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The Rest of What You Need to Know About Strengths-Based Development

Rest of What You Need to Know About Strengths-Based Development

GetOutOfJailFreeCard WHILE I DON'T BELIEVE the core of the strengths-based movement ever intended as its agenda the idea that you only need to "focus on your strengths and ignore your weaknesses," it doesn’t change the fact that that is all most people seem to hear and those that have jumped on the bandwagon, promote. All too often the mantra, “focus on your strengths and ignore your weaknesses” sounds like a Get-Out-of-Jail-Free card. An extreme focus on your strengths (do what you like doing) and delegate your weaknesses (stop doing what you don’t like) plays well, but in reality, it can get to be a bit self-indulgent. While there is some truth to it, it’s more nuanced than that.

There is no arguing the fact that we all have various combinations of strengths in varying degrees. Maximizing the use of those strengths as we can, in the context we find ourselves in is advantageous to all involved. If you can carve out a place in the world that leverages your strengths that’s great, but the reality is that the world keeps changing and what is required of you to stay relevant – valuable – keeps changing too. You may need to develop a new strength and turn some of your weaknesses around. Then there is the question of whether or not your particular brand of strength is marketable. I may derive pleasure, feel actualized, and be in my zone by utilizing one of my strengths, but if it isn’t competitive with what others are doing with that same strength, well then, I’ll be out of work. Great hobby, but not a career (at least not at my current level of competence).

Robert Kaiser has assembled fifteen authors in The Perils of Accentuating the Positive to help you get some perspective on the strengths movement. Kaiser writes that the point of the book “is not to dismiss strengths-based development.” It’s really a guide to make you a “savvier user of the strengths-based approach” and based on an understanding that “recognizes that both strengths and weaknesses have an appropriate place in learning and development.”

In an interesting analysis by Korn/Ferry of 360 assessments of almost 2000 individuals, they found that most managers don’t have the leadership strengths that their companies need for them to have in order to be effective. The reality is, most people need to develop strengths that don’t come naturally to them. That means if you want to stay competitive – stand out from the crowd – you need to begin now to develop the strengths you don’t have now that are required for your long-term success.

They bring out four ways to look at strengths:

Your Personal Best: What comes naturally to you
Competitive Strengths: Skills that are stronger than most of your competitors
Distinctively Competitive Strengths: Strengths that distinguish you from others
Competitive and Aligned Strengths: Strengths you need for long-term career success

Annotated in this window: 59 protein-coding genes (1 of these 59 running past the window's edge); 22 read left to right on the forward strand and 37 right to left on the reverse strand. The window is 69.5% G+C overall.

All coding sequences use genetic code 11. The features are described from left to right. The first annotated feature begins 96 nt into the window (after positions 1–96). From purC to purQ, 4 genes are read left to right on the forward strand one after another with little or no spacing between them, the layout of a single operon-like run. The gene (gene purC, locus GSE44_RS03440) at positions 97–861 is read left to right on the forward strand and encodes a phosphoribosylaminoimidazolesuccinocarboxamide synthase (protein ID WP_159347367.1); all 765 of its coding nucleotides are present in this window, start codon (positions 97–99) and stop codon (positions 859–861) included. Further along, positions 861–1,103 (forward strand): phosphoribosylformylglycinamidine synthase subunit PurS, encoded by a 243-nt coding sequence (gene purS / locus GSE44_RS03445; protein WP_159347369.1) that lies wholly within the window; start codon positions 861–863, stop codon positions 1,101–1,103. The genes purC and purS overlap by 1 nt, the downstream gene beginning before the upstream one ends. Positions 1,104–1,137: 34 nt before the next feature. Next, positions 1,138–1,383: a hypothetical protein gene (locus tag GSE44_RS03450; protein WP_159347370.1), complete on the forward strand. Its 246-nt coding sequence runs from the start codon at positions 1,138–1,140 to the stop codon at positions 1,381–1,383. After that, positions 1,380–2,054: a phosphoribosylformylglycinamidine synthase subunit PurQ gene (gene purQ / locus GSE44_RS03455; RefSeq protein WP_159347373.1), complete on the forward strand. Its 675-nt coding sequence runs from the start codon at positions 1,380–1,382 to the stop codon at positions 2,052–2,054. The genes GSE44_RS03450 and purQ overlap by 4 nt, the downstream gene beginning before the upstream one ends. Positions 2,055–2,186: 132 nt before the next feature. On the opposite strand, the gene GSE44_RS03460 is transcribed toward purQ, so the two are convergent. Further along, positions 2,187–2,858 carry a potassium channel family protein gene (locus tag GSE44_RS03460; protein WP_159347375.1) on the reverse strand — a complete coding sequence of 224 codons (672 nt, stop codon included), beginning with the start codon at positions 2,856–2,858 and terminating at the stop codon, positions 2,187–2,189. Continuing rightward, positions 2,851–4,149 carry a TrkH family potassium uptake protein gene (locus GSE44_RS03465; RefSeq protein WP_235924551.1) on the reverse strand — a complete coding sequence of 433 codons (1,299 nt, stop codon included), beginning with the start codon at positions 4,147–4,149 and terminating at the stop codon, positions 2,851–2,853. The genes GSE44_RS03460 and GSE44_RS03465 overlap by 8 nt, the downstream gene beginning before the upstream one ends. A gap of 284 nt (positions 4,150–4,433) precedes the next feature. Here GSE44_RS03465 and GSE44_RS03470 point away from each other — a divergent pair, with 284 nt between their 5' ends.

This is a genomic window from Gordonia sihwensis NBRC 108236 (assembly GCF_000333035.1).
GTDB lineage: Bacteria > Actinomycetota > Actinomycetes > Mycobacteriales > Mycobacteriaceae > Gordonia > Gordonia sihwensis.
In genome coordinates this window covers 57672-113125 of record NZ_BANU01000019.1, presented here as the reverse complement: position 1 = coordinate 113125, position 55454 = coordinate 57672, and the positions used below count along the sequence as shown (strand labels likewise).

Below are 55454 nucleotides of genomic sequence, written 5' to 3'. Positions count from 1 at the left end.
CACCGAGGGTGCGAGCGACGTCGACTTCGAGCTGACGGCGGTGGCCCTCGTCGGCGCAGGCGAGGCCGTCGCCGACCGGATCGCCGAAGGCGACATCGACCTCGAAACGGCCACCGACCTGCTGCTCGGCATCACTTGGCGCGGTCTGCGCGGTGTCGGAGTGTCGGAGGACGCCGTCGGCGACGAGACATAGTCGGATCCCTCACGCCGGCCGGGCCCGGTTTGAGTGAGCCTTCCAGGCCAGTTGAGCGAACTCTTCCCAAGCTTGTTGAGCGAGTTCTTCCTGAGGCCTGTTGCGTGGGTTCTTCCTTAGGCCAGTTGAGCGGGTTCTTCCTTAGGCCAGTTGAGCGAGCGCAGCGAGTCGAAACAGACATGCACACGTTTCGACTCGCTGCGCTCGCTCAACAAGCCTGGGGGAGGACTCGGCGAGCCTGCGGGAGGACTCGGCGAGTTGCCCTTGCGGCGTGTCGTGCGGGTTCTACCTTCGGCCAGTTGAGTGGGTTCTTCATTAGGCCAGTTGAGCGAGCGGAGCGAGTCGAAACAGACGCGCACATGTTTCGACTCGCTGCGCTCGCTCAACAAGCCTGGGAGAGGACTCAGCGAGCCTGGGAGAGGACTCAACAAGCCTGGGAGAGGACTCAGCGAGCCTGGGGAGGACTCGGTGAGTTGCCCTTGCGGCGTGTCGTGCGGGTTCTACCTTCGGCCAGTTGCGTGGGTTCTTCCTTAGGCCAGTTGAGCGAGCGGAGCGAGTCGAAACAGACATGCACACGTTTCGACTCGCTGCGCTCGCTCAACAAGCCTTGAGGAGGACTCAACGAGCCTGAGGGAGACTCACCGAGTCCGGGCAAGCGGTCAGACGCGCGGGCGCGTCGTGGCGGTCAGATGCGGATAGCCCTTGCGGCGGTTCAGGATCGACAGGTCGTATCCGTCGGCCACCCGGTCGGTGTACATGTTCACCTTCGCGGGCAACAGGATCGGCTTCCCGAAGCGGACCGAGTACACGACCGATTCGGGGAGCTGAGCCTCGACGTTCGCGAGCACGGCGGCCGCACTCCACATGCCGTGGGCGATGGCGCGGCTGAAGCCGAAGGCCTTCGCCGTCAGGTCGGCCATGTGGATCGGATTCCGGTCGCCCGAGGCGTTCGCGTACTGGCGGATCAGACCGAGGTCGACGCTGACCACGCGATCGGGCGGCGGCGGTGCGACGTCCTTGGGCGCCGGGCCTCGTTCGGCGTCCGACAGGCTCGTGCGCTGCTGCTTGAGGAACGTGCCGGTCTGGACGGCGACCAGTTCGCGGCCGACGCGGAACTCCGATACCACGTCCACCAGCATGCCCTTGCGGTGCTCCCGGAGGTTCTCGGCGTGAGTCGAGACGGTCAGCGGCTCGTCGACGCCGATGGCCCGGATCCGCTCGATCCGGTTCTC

If you plan to succeed by focusing on your strengths, make sure you do more than just discover and build on your strengths (your personal best). You will also need your strengths to stand out compared to your peers (competitive strengths). If you want to stand out among your peers and have a better chance for promotions, make sure your strengths set you apart from other also competitive peers (distinctively competitive strengths). Finally, you better hope that your five distinctive and competitive strengths include the ones that make a difference when it comes to long-term career success (competitive and aligned strengths).

We regularly tell the up-and-coming youngies to first discover their strengths, then gauge how those strengths compare to those of the people they are and will be, competing with, and finally, find out which strengths they need to fulfill their career dreams and to start working on the ones that are not up to par.

As we have stated here before, the overuse of a strength can be a weakness. In addition, USC professor Morgan McCall writes, “Strengths that have led to success, the very ones that advocates claim should be played to, can become weaknesses over time or in a new situation.” As our reality changes, we must also change. When we rely too much on our strengths we usually end up emphasizing them to the point where they become weaknesses and derail our career and relationships.

I will say that Marcus Buckingham’s excellent film Trombone Player Wanted does speak eloquently to the tendency to obsess on the negative and systems designed to stifle the development of our strengths and create people that fit a predetermined mold. At the same time, as leaders, we do need to be working at placing people in positions where they can play to their strengths as much as possible. All too often people end up in positions that they never wanted or imagined for themselves and really have no business being in. Their effort can only be mediocre at best. We need to utilize our strengths and be proactive in our career and life decisions in an intelligent way. The tempering given to an obsessive strengths-only approach offered in The Perils of Accentuating the Positive helps you do just that.

The bottom line is self awareness and adaptability. There are no shortcuts. Play to your strengths as you can but don’t be over-reliant on them. Develop new strengths as required. Manage your liabilities.

Of Related Interest:
  You Can Change
  Changing Your Nature
  I Don’t Like My Strengths. Now What?

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Posted by Michael McKinney at 01:35 PM
| Comments (0) | This post is about Personal Development



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